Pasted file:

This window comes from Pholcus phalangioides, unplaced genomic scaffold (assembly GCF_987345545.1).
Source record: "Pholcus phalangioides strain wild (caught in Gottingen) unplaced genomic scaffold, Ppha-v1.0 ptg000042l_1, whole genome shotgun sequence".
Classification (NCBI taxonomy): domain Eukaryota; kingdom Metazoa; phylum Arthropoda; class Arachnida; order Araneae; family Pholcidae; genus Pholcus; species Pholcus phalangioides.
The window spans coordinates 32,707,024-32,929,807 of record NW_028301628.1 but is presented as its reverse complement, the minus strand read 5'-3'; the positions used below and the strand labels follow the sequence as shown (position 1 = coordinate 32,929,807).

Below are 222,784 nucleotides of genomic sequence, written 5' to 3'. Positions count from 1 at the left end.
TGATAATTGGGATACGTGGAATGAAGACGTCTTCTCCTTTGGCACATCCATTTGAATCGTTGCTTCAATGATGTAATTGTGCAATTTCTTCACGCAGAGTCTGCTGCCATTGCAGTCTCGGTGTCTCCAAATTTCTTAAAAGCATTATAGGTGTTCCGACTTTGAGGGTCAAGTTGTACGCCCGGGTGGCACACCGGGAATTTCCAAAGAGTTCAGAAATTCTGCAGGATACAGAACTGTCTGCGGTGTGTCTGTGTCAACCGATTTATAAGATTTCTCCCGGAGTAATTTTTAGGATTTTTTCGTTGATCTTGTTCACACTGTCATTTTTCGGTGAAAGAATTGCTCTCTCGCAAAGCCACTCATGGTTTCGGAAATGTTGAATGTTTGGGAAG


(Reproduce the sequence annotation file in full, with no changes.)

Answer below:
This window comes from Pholcus phalangioides, unplaced genomic scaffold (assembly GCF_987345545.1).
Source record: "Pholcus phalangioides strain wild (caught in Gottingen) unplaced genomic scaffold, Ppha-v1.0 ptg000042l_1, whole genome shotgun sequence".
Classification (NCBI taxonomy): domain Eukaryota; kingdom Metazoa; phylum Arthropoda; class Arachnida; order Araneae; family Pholcidae; genus Pholcus; species Pholcus phalangioides.
The window spans coordinates 32,707,024-32,929,807 of record NW_028301628.1 but is presented as its reverse complement, the minus strand read 5'-3'; the positions used below and the strand labels follow the sequence as shown (position 1 = coordinate 32,929,807).

Below are 222,784 nucleotides of genomic sequence, written 5' to 3'. Positions count from 1 at the left end.
TGATAATTGGGATACGTGGAATGAAGACGTCTTCTCCTTTGGCACATCCATTTGAATCGTTGCTTCAATGATGTAATTGTGCAATTTCTTCACGCAGAGTCTGCTGCCATTGCAGTCTCGGTGTCTCCAAATTTCTTAAAAGCATTATAGGTGTTCCGACTTTGAGGGTCAAGTTGTACGCCCGGGTGGCACACCGGGAATTTCCAAAGAGTTCAGAAATTCTGCAGGATACAGAACTGTCTGCGGTGTGTCTGTGTCAACCGATTTATAAGATTTCTCCCGGAGTAATTTTTAGGATTTTTTCGTTGATCTTGTTCACACTGTCATTTTTCGGTGAAAGAATTGCTCTCTCGCAAAGCCACTCATGGTTTCGGAAATGTTGAATGTTTGGGAAG